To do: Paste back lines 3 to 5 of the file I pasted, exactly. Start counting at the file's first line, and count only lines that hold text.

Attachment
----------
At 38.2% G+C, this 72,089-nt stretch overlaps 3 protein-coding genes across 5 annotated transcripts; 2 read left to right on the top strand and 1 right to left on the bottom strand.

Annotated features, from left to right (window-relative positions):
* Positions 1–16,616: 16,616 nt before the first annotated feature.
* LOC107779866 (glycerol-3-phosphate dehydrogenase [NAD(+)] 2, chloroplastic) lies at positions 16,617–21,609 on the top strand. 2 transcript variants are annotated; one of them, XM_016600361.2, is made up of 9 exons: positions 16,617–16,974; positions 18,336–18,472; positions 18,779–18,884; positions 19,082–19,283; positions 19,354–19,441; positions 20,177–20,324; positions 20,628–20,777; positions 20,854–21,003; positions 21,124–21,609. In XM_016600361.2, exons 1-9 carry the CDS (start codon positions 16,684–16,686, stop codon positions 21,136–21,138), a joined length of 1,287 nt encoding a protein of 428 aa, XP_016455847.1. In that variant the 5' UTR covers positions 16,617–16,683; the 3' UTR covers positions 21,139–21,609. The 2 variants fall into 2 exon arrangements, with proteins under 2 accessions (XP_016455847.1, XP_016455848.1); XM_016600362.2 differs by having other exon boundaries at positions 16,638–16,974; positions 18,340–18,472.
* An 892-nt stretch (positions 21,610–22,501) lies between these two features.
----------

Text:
* Positions 1–16,616: 16,616 nt before the first annotated feature.
* LOC107779866 (glycerol-3-phosphate dehydrogenase [NAD(+)] 2, chloroplastic) lies at positions 16,617–21,609 on the top strand. 2 transcript variants are annotated; one of them, XM_016600361.2, is made up of 9 exons: positions 16,617–16,974; positions 18,336–18,472; positions 18,779–18,884; positions 19,082–19,283; positions 19,354–19,441; positions 20,177–20,324; positions 20,628–20,777; positions 20,854–21,003; positions 21,124–21,609. In XM_016600361.2, exons 1-9 carry the CDS (start codon positions 16,684–16,686, stop codon positions 21,136–21,138), a joined length of 1,287 nt encoding a protein of 428 aa, XP_016455847.1. In that variant the 5' UTR covers positions 16,617–16,683; the 3' UTR covers positions 21,139–21,609. The 2 variants fall into 2 exon arrangements, with proteins under 2 accessions (XP_016455847.1, XP_016455848.1); XM_016600362.2 differs by having other exon boundaries at positions 16,638–16,974; positions 18,340–18,472.
* An 892-nt stretch (positions 21,610–22,501) lies between these two features.